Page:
Blueberry fruit polyphenolics suppress oxidative stress-induced skeletal muscle cell damage in vitro.

Mol Nutr Food Res 2010 Mar;54(3):353-63

Functional Food and Health Group, New Zealand Institute for Plant and Food Research Ltd., Hamilton, New Zealand.

Skeletal muscle damage can result from disease and unaccustomed or excessive exercise. Muscle dysfunction occurs via an increased level of reactive oxygen species and hence there is potential in antioxidants as amelioration strategies. We explored the putative benefit of fruit polyphenolic extracts in reducing the susceptibility of skeletal muscle cells to oxidative stress. Muscle myotubes were simultaneously challenged with fruit extracts (1-50 microg/mL) and calcium ionophore (A23187), hydrogen peroxide, or 2,4-dinitrophenol and damage monitored by release of cytosolic enzymes. A blueberry fruit extract displayed a potent and significant dose-dependent protective capacity. Evaluation of the protective capacity of anthocyanin sub-extracts of blueberry fruit and pure individual glycosides, with identification of extract polyphenolic components using MS, suggested that malvidin galactoside and/or glucoside were the active compounds. These in vitro data support the concept that blueberry fruits or derived foods rich in malvidin glycosides may be beneficial in alleviating muscle damage caused by oxidative stress. More research on the benefits of blueberry fruit consumption in human intervention studies is warranted.

Download full-text PDF

Source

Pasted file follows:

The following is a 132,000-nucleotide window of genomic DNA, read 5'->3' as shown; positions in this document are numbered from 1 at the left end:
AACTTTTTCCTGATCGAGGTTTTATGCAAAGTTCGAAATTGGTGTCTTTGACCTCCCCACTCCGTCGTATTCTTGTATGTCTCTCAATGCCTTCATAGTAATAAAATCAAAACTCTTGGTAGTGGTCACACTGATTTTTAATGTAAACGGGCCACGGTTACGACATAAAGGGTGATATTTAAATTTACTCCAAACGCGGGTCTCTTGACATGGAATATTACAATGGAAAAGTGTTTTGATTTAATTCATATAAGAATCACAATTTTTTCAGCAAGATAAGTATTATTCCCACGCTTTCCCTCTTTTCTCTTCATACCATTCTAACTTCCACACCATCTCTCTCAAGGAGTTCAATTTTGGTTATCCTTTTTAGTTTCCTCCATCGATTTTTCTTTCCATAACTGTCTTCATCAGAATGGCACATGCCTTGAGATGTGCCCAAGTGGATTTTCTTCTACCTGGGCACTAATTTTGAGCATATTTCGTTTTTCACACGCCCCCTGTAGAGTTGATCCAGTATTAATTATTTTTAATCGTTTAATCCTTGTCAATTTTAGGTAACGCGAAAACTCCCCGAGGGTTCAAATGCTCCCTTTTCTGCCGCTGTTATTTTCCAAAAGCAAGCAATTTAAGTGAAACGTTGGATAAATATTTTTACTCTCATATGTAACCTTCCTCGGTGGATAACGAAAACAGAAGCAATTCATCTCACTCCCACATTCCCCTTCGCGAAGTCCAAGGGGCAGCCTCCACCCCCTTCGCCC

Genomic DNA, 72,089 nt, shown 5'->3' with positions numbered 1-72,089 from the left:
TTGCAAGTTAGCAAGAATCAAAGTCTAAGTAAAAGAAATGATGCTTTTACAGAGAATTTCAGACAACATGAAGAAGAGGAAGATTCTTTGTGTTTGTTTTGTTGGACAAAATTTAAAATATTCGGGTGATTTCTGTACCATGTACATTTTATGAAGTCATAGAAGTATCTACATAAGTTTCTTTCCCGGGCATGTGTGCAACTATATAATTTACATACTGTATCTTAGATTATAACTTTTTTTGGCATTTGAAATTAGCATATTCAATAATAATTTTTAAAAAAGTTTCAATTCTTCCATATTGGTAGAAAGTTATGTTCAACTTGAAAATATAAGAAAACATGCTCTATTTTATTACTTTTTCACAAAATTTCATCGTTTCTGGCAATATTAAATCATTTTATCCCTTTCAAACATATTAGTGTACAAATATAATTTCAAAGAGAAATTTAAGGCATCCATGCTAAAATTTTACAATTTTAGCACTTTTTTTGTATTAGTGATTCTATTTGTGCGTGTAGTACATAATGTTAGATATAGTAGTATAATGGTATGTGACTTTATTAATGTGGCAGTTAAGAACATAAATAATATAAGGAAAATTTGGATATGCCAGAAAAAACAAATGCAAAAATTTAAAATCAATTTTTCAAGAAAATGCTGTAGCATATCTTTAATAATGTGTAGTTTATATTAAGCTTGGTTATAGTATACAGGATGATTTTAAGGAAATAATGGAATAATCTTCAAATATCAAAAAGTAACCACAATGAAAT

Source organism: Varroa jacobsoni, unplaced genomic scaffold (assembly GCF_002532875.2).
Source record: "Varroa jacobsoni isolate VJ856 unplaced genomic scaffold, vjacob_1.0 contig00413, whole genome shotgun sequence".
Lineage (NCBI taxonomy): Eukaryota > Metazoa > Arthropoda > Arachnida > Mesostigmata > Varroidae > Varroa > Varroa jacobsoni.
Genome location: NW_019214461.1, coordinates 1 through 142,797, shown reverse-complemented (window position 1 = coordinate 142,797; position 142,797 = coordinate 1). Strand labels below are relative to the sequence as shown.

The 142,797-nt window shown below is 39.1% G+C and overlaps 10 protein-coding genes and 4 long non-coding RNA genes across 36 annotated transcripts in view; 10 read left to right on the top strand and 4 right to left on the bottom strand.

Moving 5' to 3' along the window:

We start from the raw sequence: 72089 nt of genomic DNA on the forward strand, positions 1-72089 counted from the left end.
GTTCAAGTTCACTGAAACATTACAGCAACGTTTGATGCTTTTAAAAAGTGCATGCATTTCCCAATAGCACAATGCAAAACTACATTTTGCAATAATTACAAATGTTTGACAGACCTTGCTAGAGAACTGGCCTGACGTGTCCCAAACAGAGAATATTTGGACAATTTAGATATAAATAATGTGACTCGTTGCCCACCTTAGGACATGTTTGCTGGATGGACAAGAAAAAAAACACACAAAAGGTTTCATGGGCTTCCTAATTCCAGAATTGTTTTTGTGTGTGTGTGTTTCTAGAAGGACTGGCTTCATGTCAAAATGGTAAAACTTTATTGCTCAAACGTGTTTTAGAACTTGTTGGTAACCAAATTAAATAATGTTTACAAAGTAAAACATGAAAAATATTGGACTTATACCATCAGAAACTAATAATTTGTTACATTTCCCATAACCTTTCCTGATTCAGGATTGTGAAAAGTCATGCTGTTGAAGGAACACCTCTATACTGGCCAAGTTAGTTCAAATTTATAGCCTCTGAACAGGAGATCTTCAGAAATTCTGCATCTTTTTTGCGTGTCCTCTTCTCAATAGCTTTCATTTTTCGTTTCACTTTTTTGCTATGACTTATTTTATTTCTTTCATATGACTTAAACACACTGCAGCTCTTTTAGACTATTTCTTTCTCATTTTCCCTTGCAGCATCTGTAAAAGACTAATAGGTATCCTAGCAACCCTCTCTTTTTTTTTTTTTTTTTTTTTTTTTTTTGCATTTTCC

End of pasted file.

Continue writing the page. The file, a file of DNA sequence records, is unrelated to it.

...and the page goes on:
http://dx.doi.org/10.1002/mnfr.200900094DOI Listing
March 2010
2 Reads

Publication Analysis

Top Keywords

blueberry fruit
16
skeletal muscle
12
protective capacity
8
oxidative stress
8
muscle damage
8
muscle
6
fruit
5
blueberry
5
microg/ml calcium
4
blueberry fruits
4
extracts 1-50
4
concept blueberry
4
1-50 microg/ml
4
calcium ionophore
4
hydrogen peroxide
4
peroxide 24-dinitrophenol
4
a23187 hydrogen
4
data support
4
ionophore a23187
4
support concept
4

References

(Supplied by CrossRef)
Exercise-induced oxidative stress
Alessio et al.
Med. Sci. Sports Exerc. 1993

McArdle et al.
1997
The mitochondrial site of superoxide formation
Nohl et al.
Biochem. Biophys. Res. Commun. 1986
Free radicals in cell biology
Djordjevic et al.
Int. Rev. Cytol. Surv. Cell Biol. 2004
Cyanidins: metabolism and biological properties
Galvano et al.
J. Nutri. Biochem. 2004
Anthocyanins and anthocyanin-rich extracts in biology and medicine. Biochemical, cellular and medicinal properties
Ghosh et al.
Curr. Top. Nutraceut. Res. 2005

Similar Publications